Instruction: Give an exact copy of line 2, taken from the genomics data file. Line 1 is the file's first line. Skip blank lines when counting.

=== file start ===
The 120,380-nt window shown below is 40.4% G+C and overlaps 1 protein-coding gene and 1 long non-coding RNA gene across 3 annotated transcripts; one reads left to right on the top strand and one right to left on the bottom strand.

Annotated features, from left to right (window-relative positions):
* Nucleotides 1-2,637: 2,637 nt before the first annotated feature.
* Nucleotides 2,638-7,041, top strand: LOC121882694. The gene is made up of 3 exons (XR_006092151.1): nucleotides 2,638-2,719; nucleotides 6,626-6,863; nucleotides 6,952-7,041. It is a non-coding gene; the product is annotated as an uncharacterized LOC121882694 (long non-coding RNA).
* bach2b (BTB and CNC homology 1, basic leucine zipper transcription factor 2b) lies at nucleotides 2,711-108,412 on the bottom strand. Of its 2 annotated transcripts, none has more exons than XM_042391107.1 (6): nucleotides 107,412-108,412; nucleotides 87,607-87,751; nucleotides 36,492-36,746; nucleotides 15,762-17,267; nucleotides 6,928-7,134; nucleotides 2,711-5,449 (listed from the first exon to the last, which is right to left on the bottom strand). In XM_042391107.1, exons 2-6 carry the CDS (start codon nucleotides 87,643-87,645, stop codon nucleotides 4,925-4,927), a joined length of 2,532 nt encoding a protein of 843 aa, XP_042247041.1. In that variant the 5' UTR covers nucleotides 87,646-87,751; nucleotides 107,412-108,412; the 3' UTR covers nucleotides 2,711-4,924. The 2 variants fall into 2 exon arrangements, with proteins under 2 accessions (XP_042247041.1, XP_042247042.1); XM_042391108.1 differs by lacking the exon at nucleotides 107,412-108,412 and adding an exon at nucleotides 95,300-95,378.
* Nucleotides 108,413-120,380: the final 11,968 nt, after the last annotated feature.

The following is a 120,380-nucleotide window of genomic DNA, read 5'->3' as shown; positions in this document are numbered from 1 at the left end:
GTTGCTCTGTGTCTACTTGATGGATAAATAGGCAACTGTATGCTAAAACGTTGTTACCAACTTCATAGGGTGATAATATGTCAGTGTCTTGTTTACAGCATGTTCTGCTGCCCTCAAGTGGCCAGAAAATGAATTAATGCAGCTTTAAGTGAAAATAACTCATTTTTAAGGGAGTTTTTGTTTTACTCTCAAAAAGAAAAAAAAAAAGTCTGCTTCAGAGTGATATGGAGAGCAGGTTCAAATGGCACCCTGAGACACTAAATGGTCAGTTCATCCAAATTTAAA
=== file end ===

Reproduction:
Annotated features, from left to right (window-relative positions):